Church leaders and members who emerged from this context generally lived what they had been shown and taught, what they had seen and heard. All of which is a rather reasonable expectation, however unreasonable and unlike Jesus the resulting conduct might be. It is reasonable because the issue of Black lives mattering grows out of cultural context. The issue of valuing life as a whole or in specific grows out of cultural context. And the church’s membership is comprised of people living in the world where the church is.
God be praised, we have grown in the past 50 years. But have we “overcome”? Each of us may begin to answer that question by looking within. Let us look, too, to the book of Revelation, where John“beheld, and, lo, a great multitude, which no man could number, of all nations, and kindreds, and people, and tongues, stood before the throne” (Rev. 7:9).
Why these designations of groups and identities? Why not just say that John saw “a multitude, which no man could number” standing before the throne? Is Jesus, of whom that book is revelation, sending a valuing message? Does the issue of cultural difference in the human family matter?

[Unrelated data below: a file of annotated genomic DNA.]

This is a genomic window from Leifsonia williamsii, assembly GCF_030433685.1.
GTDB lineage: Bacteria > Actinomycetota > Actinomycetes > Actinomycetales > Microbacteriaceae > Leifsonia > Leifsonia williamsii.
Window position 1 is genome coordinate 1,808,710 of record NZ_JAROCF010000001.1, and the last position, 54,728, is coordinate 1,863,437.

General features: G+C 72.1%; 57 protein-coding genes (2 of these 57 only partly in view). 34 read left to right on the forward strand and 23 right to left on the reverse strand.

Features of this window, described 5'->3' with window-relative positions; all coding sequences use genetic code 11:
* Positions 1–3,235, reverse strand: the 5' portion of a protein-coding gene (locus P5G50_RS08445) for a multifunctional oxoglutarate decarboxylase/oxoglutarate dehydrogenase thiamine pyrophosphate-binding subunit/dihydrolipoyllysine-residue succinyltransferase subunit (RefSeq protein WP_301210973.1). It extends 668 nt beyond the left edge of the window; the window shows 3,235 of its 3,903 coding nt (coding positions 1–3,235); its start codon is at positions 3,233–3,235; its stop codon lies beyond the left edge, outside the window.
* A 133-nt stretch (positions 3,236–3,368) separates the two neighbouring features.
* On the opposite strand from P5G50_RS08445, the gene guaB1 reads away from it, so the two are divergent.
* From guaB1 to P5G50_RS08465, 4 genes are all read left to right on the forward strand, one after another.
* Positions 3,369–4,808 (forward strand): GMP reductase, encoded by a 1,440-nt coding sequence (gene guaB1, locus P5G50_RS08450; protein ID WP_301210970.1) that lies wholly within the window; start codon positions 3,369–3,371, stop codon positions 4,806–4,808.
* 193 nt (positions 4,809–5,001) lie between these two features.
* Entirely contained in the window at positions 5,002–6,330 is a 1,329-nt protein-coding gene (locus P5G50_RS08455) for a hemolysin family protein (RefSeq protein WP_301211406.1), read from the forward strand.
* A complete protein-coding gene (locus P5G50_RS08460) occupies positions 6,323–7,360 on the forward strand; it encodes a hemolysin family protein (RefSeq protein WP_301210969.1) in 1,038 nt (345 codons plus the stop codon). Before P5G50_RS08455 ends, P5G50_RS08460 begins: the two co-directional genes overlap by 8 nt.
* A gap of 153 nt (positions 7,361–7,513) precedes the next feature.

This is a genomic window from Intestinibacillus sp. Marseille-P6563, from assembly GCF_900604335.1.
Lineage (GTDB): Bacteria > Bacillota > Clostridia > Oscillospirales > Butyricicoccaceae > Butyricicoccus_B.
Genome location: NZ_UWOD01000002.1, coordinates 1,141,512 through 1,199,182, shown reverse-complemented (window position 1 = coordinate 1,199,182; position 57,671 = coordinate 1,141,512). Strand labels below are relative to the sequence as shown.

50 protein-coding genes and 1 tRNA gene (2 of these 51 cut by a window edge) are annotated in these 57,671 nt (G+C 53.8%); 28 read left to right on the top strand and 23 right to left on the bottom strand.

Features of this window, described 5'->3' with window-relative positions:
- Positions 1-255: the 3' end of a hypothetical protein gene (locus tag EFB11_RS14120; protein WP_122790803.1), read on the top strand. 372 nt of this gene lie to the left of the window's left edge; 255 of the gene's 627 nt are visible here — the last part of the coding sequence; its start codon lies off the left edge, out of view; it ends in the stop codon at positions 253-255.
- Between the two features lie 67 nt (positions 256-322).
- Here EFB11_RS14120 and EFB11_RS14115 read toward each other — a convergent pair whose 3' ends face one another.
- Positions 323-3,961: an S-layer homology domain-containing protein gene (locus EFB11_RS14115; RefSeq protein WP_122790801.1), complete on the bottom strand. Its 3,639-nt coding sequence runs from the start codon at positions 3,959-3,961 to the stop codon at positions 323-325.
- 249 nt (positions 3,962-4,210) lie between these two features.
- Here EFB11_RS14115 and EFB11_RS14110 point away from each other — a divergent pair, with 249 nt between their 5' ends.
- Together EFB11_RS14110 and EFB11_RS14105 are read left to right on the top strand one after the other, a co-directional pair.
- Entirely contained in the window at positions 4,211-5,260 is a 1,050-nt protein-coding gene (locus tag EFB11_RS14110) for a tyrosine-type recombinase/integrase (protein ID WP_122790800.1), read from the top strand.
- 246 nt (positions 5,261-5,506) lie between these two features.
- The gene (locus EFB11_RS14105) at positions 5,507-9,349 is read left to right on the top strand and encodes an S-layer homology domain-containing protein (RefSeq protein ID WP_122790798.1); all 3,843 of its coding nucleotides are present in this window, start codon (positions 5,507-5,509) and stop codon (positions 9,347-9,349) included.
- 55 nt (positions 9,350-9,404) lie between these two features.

Evidently God is not committed to color blindness. He teaches variety. He created variety. He is describing the saved! We shall be known as we are known. I am an African American. I want to be seen as an African American. That is what I will be in the family of the saved . . . forever! Preserving the variety in humanity matters to God!
I pray for the Adventist Church, one of the world’s most diverse communities, to be a champion, a leader, in modeling the value, equality, and acceptance of every nation, kindred, tongue, and people. Because it matters to God: Black lives do matter to God.
Henry Wright is pastor of the Takoma Park Seventh-day Adventist Church in the state of Maryland.